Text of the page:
AUSTIN (Nexstar) — Mac Thornberry is one of the longest-serving Texans in Congress. The Republican has represented parts of north Texas and the Panhandle since 1995. He’s currently the ranking Republican member on the House Armed Services Committee.
The Congressman spoke with politics reporter Phil Prazan on Sunday’s State of Texas program. Thornberry shared his thoughts on potential gun legislation on Capitol Hill, the move to shift some military funding to build a border wall and gave a less-than-definitive answer about whether he plans to run again.
PRAZAN: There have been two mass shootings in Texas. One was in El Paso, one was in Odessa. Odessa is a town very similar to towns in your neck of the woods. What do your constituents want when they see that kind of news? What do they want you to do?
THORNBERRY: I think they, like most of us, grapple with understanding how this can happen. And obviously, if it can happen in El Paso and Odessa, it can happen anywhere. And so they grapple for meaning. What is happening here? Why is this? And can we do something to stop it? And I think we’re all grappling with those answers. Simplistic sort of, oh, let me just pass this bill and it will all stop, obviously that’s not true. And my constituents know it’s not that simple. There are deeper issues involved here.
PRAZAN: Would you like to see anything happen when it comes to major national policies that you would like to vote on in the House?
THORNBERRY: Well, I think we always ought to look at the circumstances of these shootings and examine our laws to see if something can be done. For example, a few years ago when the church shooting down outside of San Antonio occurred, one of the things we discovered was the military was not reporting violations of the military criminal code to the national data bank. And so we fixed that. And it turns out state and local governments weren’t either. So something came of it that was useful for enforcing the current law. So, I think we always ought to look and see if something needs to be adjusted.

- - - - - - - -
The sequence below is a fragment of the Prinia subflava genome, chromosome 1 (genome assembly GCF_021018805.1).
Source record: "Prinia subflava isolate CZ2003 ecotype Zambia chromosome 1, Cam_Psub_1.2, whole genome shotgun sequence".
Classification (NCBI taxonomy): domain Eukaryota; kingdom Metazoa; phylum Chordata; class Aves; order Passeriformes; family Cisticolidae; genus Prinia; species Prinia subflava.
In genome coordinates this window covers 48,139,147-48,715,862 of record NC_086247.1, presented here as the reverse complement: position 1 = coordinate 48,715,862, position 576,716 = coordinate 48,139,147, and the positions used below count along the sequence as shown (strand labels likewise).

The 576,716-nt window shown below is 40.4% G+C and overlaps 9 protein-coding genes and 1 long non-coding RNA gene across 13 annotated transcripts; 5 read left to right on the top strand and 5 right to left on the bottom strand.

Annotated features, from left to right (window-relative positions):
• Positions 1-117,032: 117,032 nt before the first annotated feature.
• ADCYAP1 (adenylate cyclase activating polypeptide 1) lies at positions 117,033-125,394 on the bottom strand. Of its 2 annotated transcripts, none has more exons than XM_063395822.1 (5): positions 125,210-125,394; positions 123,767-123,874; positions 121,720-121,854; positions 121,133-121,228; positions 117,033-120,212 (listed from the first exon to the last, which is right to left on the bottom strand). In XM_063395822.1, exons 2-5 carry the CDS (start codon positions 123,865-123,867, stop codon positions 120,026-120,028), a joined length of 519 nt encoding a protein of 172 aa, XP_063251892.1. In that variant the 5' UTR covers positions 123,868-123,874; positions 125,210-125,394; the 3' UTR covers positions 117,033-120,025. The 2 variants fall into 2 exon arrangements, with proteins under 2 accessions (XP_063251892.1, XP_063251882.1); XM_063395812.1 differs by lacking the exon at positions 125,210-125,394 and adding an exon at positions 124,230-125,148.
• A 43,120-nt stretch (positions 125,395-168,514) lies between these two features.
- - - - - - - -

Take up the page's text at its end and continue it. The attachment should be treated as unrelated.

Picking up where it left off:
PRAZAN: Something that people point out on this issue is that the shooter in Odessa got the gun from a private sale. Went through a background check at a gun store, was flagged, was not able to purchase it there. Was able to do one of these person-to-person sales, private sale without a background check. There’s talk about closing that and requiring background checks on those private sales. Is that something you would support?
THORNBERRY: I think we need to learn more about this private sale. There’s also some indication that someone assembled this gun illegally and sold it to him, so you already had violations of the law before the sale ever took place. So, should we look at background checks? Are there circumstances we ought to require them that we don’t now? We ought to look at that. At the same time, if I loan my shotgun to my brother to go quail hunting, I don’t think a background check is appropriate for that circumstance. So that’s why you need to look at the details of these things.